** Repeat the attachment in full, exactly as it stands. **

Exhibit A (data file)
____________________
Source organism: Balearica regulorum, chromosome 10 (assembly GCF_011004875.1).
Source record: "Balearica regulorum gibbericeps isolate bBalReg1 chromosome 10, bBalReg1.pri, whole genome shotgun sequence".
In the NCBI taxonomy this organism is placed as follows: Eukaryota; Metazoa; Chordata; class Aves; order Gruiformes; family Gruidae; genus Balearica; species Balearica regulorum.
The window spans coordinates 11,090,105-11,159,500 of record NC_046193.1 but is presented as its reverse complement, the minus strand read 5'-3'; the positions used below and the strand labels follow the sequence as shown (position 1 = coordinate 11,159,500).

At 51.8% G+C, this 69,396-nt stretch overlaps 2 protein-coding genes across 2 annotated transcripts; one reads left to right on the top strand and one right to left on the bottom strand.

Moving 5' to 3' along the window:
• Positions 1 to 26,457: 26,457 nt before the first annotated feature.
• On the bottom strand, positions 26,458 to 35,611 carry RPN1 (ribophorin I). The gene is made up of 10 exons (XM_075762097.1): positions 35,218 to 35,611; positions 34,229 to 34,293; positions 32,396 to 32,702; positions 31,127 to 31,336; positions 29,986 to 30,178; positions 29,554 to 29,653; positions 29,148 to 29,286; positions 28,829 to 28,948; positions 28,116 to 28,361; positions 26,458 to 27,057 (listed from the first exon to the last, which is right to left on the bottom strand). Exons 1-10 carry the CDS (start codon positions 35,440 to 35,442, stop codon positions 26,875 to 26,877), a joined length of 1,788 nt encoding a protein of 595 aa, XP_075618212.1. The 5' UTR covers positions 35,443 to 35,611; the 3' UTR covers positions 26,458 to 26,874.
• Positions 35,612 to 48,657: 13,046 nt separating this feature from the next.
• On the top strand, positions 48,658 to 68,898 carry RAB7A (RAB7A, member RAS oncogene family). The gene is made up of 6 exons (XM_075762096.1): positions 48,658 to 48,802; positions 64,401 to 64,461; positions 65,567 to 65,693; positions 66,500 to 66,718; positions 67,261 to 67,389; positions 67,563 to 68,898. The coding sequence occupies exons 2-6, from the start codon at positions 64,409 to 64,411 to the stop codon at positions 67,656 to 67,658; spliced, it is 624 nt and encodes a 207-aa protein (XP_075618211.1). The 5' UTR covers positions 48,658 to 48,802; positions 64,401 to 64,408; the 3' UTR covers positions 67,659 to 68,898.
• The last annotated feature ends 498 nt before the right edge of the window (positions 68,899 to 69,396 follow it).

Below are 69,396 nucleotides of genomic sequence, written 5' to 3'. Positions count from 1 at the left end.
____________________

Source organism: Balearica regulorum, chromosome 10 (assembly GCF_011004875.1).
Source record: "Balearica regulorum gibbericeps isolate bBalReg1 chromosome 10, bBalReg1.pri, whole genome shotgun sequence".
In the NCBI taxonomy this organism is placed as follows: Eukaryota; Metazoa; Chordata; class Aves; order Gruiformes; family Gruidae; genus Balearica; species Balearica regulorum.
The window spans coordinates 11,090,105-11,159,500 of record NC_046193.1 but is presented as its reverse complement, the minus strand read 5'-3'; the positions used below and the strand labels follow the sequence as shown (position 1 = coordinate 11,159,500).

At 51.8% G+C, this 69,396-nt stretch overlaps 2 protein-coding genes across 2 annotated transcripts; one reads left to right on the top strand and one right to left on the bottom strand.

Moving 5' to 3' along the window:
• Positions 1 to 26,457: 26,457 nt before the first annotated feature.
• On the bottom strand, positions 26,458 to 35,611 carry RPN1 (ribophorin I). The gene is made up of 10 exons (XM_075762097.1): positions 35,218 to 35,611; positions 34,229 to 34,293; positions 32,396 to 32,702; positions 31,127 to 31,336; positions 29,986 to 30,178; positions 29,554 to 29,653; positions 29,148 to 29,286; positions 28,829 to 28,948; positions 28,116 to 28,361; positions 26,458 to 27,057 (listed from the first exon to the last, which is right to left on the bottom strand). Exons 1-10 carry the CDS (start codon positions 35,440 to 35,442, stop codon positions 26,875 to 26,877), a joined length of 1,788 nt encoding a protein of 595 aa, XP_075618212.1. The 5' UTR covers positions 35,443 to 35,611; the 3' UTR covers positions 26,458 to 26,874.
• Positions 35,612 to 48,657: 13,046 nt separating this feature from the next.
• On the top strand, positions 48,658 to 68,898 carry RAB7A (RAB7A, member RAS oncogene family). The gene is made up of 6 exons (XM_075762096.1): positions 48,658 to 48,802; positions 64,401 to 64,461; positions 65,567 to 65,693; positions 66,500 to 66,718; positions 67,261 to 67,389; positions 67,563 to 68,898. The coding sequence occupies exons 2-6, from the start codon at positions 64,409 to 64,411 to the stop codon at positions 67,656 to 67,658; spliced, it is 624 nt and encodes a 207-aa protein (XP_075618211.1). The 5' UTR covers positions 48,658 to 48,802; positions 64,401 to 64,408; the 3' UTR covers positions 67,659 to 68,898.
• The last annotated feature ends 498 nt before the right edge of the window (positions 68,899 to 69,396 follow it).

Below are 69,396 nucleotides of genomic sequence, written 5' to 3'. Positions count from 1 at the left end.